Wildlife of Farne
By Nigel Roddis
The Farne Islands, a cluster of rocky outcrops in the windswept ocean off the northeastern English coast, might not sound like a particularly welcoming destination. But although they are a harsh environment for humans, they are a haven for wildlife, from grey seals to some 23 types of seabird.
I had been to the islands many times before to go diving, but this time I wanted to shoot an extended story about the many species that live there. Over the course of the project, which ran from May to November 2013, I spent seven days both on the islands themselves and under the sea that surrounds them, photographing the teeming wildlife.
This was a fascinating year to document one of the Farne Islands’ most distinctive inhabitants: puffins. Every five years, UK conservation charity the National Trust conducts a census of this strange-looking seabird, with its black-and-white body and colorful bill. The latest one began in May this year.
The rangers who carry out the survey have to search some 90,000 burrows on the islands, where electricity is scarce and running water non-existent. They have just one day off a week to go back to the mainland, but if weather conditions are poor they can be left stranded. Once this year they were stuck on the islands for 17 days.
Yet the rangers who work on the census are extremely dedicated and this year they got good news. The survey showed there were almost 40,000 pairs of nesting puffins on the islands, a significant increase from 2008 when the number was just 36,835.
During the project, the weather swung between extremes, from gale force winds and driving rain to blisteringly hot sun and flat, calm seas. Thousands of squawking birds greeted me on my first visit in May and remained on the islands raising their young through the summer. Some then headed to warmer climbs, and the puffins simply flew out to the open ocean where they spend the winter.
Slowly autumn arrived and it was my chance to photograph the grey seals that come to the Farne Islands to have their pups. When seals are on land they can be very aggressive, especially the females who will do anything to protect their young. But underwater it’s a different story. I cannot express what a great privilege it is to dive with seals, which are as playful as puppy dogs, zooming around and nibbling at your diving suit and arms. You can even stroke some of them – they know that a slightly overweight diver like me bobbing around underwater is no match for them. The last dive I took was probably the greatest experience I have ever had with the animals.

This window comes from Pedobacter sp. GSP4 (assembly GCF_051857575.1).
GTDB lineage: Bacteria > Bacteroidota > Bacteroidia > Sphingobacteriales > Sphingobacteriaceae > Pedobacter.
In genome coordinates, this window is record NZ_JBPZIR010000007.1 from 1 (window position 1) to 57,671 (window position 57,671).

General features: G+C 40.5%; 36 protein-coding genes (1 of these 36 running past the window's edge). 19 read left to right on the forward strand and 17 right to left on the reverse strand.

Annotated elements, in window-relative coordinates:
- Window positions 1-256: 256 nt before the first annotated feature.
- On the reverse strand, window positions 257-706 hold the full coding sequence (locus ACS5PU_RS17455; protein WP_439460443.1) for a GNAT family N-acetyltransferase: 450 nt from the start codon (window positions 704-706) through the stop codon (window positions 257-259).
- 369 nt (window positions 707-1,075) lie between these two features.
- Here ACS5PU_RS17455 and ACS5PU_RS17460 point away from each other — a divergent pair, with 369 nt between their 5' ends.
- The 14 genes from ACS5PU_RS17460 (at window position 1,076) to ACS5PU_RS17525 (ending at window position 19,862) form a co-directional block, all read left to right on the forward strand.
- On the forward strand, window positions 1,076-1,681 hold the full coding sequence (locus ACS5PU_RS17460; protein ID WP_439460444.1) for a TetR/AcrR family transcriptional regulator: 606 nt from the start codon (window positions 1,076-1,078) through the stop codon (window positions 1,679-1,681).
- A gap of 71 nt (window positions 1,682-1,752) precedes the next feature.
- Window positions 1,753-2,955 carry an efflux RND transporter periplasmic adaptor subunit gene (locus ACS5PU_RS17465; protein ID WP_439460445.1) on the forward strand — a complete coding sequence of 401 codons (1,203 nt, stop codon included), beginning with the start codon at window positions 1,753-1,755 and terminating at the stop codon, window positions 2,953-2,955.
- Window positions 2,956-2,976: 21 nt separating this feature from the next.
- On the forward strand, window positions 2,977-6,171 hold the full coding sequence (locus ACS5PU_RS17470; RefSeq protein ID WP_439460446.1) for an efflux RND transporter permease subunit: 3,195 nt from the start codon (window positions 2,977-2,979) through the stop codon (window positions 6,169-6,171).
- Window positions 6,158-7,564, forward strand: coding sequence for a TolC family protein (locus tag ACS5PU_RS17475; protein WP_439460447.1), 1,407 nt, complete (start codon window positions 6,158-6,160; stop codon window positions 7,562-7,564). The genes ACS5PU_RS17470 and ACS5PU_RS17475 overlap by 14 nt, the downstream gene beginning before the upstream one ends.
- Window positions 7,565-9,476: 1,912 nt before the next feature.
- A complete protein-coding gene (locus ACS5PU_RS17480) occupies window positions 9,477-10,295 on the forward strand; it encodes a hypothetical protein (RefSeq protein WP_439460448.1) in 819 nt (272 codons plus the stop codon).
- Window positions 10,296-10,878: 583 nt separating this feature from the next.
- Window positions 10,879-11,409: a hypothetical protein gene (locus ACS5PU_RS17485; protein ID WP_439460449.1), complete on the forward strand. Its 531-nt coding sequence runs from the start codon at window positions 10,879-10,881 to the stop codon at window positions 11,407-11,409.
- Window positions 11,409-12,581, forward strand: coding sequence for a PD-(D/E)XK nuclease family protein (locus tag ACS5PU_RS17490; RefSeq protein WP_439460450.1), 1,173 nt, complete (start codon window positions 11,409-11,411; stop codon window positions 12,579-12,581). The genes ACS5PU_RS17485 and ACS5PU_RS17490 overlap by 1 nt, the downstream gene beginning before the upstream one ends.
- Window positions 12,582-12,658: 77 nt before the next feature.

But the seals were also part of the worst moment I had during this project. On my very last visit I went to Brownsman island with a ranger and as soon as we arrived I saw a pregnant female whose waters had just broken. Seals normally give birth at night and their labour often lasts several hours, so rather than staying to watch we went off to explore the area. Twenty minutes later we were back and saw that the seal had already given birth. I may never get over the disappointment of having missed that moment.
There’s a massive set of challenges when you’re photographing wildlife and the difficulty is doubled when you have to dive underwater, out of your natural habitat. The sea off the coast of the UK is not clear, so you have to rely on natural light rather than using a flash, which would illuminate all the particles in the sea and leave you with a picture that looked like a snowstorm. Additionally, currents and rough sea conditions can make you very uncomfortable and birds under water move extremely fast. But somehow I managed.
Now that I have finished this project, I won’t have much cause to go back to the Farne Islands. But if I could live there and dive there every day, that would be my ideal.